For the seventh straight week, the average price of diesel fuel decreased while gasoline saw a slight increase, according the most recent numbers from the Energy Department.
The average price of a gallon of on-highway diesel fuel dropped 4.9 cents last week, settling at $2.235 and once again setting a new low for 2015. At the end of a year in which crude oil prices consistently fell, the price of diesel today is 97.8 cents cheaper than it was a year ago.
The largest decrease in prices occurred in the Rocky Mountain region, where diesel fell 7.7 cents from the previous week. The smallest decrease was in California, where prices dropped by a negligible 0.2 cents per gallon.
The national average price for regular gasoline actually increased this week, rising 0.8 cents per gallon to $2.034. The price is still 26.5 cents cheaper than it was in the same period last year.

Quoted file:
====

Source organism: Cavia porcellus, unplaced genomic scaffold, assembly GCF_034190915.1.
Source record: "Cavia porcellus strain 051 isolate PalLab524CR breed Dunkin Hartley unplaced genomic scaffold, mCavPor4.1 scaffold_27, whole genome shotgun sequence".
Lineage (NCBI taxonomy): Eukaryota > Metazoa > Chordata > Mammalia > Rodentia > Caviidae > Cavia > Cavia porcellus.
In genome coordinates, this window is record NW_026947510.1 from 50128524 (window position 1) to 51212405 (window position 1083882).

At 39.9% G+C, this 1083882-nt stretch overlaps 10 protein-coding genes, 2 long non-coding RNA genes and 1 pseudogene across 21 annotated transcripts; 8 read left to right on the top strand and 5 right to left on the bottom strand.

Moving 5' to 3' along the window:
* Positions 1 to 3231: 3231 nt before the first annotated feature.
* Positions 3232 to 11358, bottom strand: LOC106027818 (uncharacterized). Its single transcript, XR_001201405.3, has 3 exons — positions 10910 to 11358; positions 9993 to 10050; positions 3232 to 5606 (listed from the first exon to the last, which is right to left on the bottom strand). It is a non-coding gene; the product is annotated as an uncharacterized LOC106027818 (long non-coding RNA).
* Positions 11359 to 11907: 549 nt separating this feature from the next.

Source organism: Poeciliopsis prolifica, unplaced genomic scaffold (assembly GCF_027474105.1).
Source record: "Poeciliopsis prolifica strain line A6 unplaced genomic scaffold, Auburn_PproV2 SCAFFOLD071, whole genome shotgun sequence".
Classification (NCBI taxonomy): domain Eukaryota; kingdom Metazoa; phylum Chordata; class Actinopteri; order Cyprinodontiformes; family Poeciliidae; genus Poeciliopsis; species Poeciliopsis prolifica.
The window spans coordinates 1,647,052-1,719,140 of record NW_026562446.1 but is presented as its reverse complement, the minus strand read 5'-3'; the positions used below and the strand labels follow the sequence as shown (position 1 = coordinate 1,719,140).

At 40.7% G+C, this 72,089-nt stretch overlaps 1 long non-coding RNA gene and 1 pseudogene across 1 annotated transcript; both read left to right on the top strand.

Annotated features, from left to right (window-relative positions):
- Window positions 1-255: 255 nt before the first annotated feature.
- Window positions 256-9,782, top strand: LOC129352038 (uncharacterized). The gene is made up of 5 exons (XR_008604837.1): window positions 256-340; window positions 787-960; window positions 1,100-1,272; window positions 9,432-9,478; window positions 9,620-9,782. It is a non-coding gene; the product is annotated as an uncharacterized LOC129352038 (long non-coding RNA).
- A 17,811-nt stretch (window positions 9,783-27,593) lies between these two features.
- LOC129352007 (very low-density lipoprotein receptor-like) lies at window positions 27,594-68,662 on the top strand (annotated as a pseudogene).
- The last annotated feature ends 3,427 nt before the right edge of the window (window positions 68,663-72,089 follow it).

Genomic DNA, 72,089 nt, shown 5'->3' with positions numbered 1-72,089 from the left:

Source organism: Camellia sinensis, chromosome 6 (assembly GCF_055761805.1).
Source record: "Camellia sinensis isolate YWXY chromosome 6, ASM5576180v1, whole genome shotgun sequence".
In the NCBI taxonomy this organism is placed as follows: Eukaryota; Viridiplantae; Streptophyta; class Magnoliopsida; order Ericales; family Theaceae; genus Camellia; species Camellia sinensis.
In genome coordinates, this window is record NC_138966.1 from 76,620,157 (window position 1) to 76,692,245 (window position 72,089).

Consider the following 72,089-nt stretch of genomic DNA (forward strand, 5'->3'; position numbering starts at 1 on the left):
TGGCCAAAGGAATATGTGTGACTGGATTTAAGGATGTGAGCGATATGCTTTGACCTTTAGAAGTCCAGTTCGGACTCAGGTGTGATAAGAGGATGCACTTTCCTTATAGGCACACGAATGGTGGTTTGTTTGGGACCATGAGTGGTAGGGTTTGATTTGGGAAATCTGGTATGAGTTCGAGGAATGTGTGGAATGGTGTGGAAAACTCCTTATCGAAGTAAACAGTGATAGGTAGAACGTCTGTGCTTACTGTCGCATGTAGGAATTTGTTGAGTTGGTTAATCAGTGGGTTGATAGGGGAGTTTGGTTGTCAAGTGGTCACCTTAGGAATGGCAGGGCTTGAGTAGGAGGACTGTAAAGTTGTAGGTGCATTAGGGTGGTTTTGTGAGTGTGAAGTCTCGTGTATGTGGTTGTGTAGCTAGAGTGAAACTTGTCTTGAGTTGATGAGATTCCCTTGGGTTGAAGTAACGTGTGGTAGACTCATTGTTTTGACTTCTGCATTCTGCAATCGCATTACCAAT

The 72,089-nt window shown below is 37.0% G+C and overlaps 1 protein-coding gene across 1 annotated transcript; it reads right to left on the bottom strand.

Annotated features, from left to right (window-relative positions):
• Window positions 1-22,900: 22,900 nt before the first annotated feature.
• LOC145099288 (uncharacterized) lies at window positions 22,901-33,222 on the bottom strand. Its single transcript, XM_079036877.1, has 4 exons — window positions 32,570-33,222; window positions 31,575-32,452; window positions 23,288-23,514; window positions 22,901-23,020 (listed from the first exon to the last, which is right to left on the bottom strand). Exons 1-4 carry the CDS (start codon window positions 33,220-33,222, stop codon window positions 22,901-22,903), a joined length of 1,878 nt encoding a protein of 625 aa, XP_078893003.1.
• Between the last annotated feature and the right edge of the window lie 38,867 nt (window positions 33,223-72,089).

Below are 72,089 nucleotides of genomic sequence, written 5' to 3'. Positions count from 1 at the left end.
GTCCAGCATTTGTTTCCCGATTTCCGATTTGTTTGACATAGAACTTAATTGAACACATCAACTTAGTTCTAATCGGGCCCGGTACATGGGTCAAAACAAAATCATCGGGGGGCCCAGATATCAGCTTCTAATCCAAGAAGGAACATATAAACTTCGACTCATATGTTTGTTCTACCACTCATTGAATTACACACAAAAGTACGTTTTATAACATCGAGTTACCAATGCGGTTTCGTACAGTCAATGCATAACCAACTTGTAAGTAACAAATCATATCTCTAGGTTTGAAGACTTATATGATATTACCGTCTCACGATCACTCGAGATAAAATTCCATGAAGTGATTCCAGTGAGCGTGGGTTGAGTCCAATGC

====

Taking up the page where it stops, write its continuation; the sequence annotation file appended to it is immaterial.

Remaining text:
While prices were down in most places, a 6-cent per gallon increase on the West Coast and a 2.7 cent increase in the Midwest drove the national average higher for the week. The largest decrease in prices was in New England-- 2.4 cents.
The price of crude oil increased on Dec. 29, as the stock market prepared for official data on reductions in U.S. oil supply, according to a Wall Street Journal report. While crude oil is still trading near decade lows and is expected to stay there, an official report indicating a decrease in U.S. oil production should keep prices at or above current levels.